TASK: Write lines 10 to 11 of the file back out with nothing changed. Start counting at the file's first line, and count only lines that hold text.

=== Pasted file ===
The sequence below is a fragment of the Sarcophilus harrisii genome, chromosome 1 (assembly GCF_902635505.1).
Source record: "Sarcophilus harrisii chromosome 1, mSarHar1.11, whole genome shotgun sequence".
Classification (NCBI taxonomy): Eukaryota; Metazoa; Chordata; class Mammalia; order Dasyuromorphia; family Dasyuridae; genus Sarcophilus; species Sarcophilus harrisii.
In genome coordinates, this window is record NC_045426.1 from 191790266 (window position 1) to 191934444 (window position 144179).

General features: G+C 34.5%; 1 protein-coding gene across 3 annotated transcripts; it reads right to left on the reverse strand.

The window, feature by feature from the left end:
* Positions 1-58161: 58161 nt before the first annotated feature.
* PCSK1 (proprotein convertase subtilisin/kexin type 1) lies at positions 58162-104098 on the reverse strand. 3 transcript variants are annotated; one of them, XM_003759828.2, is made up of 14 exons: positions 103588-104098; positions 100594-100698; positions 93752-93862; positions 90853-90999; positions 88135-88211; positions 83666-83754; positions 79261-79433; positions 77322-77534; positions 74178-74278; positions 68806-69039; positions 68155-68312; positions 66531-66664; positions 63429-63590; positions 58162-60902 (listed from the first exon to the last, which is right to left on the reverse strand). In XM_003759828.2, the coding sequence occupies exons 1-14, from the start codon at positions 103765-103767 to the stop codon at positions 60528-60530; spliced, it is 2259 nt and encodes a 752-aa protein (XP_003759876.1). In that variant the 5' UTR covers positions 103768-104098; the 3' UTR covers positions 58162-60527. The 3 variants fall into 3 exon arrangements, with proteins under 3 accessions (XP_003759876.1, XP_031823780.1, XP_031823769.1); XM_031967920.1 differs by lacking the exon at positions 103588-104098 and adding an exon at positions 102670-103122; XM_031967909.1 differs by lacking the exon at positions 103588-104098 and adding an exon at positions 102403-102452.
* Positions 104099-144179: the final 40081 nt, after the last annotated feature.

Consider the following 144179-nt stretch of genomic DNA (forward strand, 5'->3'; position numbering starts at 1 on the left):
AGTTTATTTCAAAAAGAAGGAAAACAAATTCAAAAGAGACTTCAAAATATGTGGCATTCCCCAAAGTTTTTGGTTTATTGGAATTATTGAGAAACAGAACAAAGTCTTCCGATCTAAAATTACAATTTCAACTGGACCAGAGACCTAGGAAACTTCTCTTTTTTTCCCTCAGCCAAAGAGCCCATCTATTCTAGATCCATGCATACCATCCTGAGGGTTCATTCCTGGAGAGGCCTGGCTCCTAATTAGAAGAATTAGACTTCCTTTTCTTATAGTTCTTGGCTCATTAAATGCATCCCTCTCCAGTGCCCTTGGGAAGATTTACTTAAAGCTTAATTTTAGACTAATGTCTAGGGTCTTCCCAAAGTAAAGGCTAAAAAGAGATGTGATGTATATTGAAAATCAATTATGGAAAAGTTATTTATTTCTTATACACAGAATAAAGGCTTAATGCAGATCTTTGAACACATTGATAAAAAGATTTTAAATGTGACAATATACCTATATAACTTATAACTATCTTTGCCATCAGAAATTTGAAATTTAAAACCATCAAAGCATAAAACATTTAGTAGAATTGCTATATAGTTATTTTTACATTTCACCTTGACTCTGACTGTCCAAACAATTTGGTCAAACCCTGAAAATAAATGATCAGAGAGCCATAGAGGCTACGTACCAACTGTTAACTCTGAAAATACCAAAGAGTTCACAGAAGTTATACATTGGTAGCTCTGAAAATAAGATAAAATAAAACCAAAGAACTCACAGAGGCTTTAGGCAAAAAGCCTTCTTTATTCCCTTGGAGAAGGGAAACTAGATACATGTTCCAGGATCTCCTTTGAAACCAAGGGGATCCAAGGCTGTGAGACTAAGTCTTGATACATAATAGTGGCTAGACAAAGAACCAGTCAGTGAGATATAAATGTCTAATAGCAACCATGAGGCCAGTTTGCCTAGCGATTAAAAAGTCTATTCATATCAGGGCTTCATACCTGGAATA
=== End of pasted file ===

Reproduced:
Consider the following 144179-nt stretch of genomic DNA (forward strand, 5'->3'; position numbering starts at 1 on the left):
AGTTTATTTCAAAAAGAAGGAAAACAAATTCAAAAGAGACTTCAAAATATGTGGCATTCCCCAAAGTTTTTGGTTTATTGGAATTATTGAGAAACAGAACAAAGTCTTCCGATCTAAAATTACAATTTCAACTGGACCAGAGACCTAGGAAACTTCTCTTTTTTTCCCTCAGCCAAAGAGCCCATCTATTCTAGATCCATGCATACCATCCTGAGGGTTCATTCCTGGAGAGGCCTGGCTCCTAATTAGAAGAATTAGACTTCCTTTTCTTATAGTTCTTGGCTCATTAAATGCATCCCTCTCCAGTGCCCTTGGGAAGATTTACTTAAAGCTTAATTTTAGACTAATGTCTAGGGTCTTCCCAAAGTAAAGGCTAAAAAGAGATGTGATGTATATTGAAAATCAATTATGGAAAAGTTATTTATTTCTTATACACAGAATAAAGGCTTAATGCAGATCTTTGAACACATTGATAAAAAGATTTTAAATGTGACAATATACCTATATAACTTATAACTATCTTTGCCATCAGAAATTTGAAATTTAAAACCATCAAAGCATAAAACATTTAGTAGAATTGCTATATAGTTATTTTTACATTTCACCTTGACTCTGACTGTCCAAACAATTTGGTCAAACCCTGAAAATAAATGATCAGAGAGCCATAGAGGCTACGTACCAACTGTTAACTCTGAAAATACCAAAGAGTTCACAGAAGTTATACATTGGTAGCTCTGAAAATAAGATAAAATAAAACCAAAGAACTCACAGAGGCTTTAGGCAAAAAGCCTTCTTTATTCCCTTGGAGAAGGGAAACTAGATACATGTTCCAGGATCTCCTTTGAAACCAAGGGGATCCAAGGCTGTGAGACTAAGTCTTGATACATAATAGTGGCTAGACAAAGAACCAGTCAGTGAGATATAAATGTCTAATAGCAACCATGAGGCCAGTTTGCCTAGCGATTAAAAAGTCTATTCATATCAGGGCTTCATACCTGGAATA